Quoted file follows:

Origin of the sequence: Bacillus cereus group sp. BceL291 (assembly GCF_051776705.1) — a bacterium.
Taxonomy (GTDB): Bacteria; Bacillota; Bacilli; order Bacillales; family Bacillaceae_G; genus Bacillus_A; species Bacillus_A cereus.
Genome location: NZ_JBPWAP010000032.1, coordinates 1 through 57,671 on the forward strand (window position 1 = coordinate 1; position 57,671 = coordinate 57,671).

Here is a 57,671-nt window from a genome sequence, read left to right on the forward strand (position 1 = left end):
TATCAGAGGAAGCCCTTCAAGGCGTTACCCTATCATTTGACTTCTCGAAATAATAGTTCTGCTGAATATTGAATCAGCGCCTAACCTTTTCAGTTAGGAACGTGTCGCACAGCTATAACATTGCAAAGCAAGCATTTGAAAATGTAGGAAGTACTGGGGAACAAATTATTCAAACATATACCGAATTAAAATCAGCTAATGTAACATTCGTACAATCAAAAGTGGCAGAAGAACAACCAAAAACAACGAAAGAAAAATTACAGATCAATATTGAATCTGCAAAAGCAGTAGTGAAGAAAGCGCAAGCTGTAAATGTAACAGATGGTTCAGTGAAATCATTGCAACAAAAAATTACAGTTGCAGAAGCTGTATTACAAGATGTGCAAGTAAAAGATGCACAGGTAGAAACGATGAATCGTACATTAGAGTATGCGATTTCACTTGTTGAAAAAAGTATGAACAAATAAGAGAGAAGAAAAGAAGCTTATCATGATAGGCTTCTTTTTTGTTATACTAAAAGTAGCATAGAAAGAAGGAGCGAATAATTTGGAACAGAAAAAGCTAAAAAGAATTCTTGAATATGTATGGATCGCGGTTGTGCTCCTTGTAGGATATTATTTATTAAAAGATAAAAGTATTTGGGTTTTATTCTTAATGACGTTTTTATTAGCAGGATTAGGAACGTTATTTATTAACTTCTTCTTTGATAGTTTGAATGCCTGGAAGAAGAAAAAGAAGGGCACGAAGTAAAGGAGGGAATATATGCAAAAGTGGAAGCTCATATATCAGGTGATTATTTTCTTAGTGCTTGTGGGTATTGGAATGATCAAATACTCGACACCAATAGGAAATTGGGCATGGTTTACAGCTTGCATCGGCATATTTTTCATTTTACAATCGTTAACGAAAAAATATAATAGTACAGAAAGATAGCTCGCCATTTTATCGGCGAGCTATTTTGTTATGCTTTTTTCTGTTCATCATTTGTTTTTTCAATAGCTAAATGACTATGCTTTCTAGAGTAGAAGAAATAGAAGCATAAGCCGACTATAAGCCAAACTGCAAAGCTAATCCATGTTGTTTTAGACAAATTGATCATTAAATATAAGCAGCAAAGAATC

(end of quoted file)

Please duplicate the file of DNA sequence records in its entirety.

Origin of the sequence: Bacillus cereus group sp. BceL291 (assembly GCF_051776705.1) — a bacterium.
Taxonomy (GTDB): Bacteria; Bacillota; Bacilli; order Bacillales; family Bacillaceae_G; genus Bacillus_A; species Bacillus_A cereus.
Genome location: NZ_JBPWAP010000032.1, coordinates 1 through 57,671 on the forward strand (window position 1 = coordinate 1; position 57,671 = coordinate 57,671).

Here is a 57,671-nt window from a genome sequence, read left to right on the forward strand (position 1 = left end):
TATCAGAGGAAGCCCTTCAAGGCGTTACCCTATCATTTGACTTCTCGAAATAATAGTTCTGCTGAATATTGAATCAGCGCCTAACCTTTTCAGTTAGGAACGTGTCGCACAGCTATAACATTGCAAAGCAAGCATTTGAAAATGTAGGAAGTACTGGGGAACAAATTATTCAAACATATACCGAATTAAAATCAGCTAATGTAACATTCGTACAATCAAAAGTGGCAGAAGAACAACCAAAAACAACGAAAGAAAAATTACAGATCAATATTGAATCTGCAAAAGCAGTAGTGAAGAAAGCGCAAGCTGTAAATGTAACAGATGGTTCAGTGAAATCATTGCAACAAAAAATTACAGTTGCAGAAGCTGTATTACAAGATGTGCAAGTAAAAGATGCACAGGTAGAAACGATGAATCGTACATTAGAGTATGCGATTTCACTTGTTGAAAAAAGTATGAACAAATAAGAGAGAAGAAAAGAAGCTTATCATGATAGGCTTCTTTTTTGTTATACTAAAAGTAGCATAGAAAGAAGGAGCGAATAATTTGGAACAGAAAAAGCTAAAAAGAATTCTTGAATATGTATGGATCGCGGTTGTGCTCCTTGTAGGATATTATTTATTAAAAGATAAAAGTATTTGGGTTTTATTCTTAATGACGTTTTTATTAGCAGGATTAGGAACGTTATTTATTAACTTCTTCTTTGATAGTTTGAATGCCTGGAAGAAGAAAAAGAAGGGCACGAAGTAAAGGAGGGAATATATGCAAAAGTGGAAGCTCATATATCAGGTGATTATTTTCTTAGTGCTTGTGGGTATTGGAATGATCAAATACTCGACACCAATAGGAAATTGGGCATGGTTTACAGCTTGCATCGGCATATTTTTCATTTTACAATCGTTAACGAAAAAATATAATAGTACAGAAAGATAGCTCGCCATTTTATCGGCGAGCTATTTTGTTATGCTTTTTTCTGTTCATCATTTGTTTTTTCAATAGCTAAATGACTATGCTTTCTAGAGTAGAAGAAATAGAAGCATAAGCCGACTATAAGCCAAACTGCAAAGCTAATCCATGTTGTTTTAGACAAATTGATCATTAAATATAAGCAGCAAAGAATC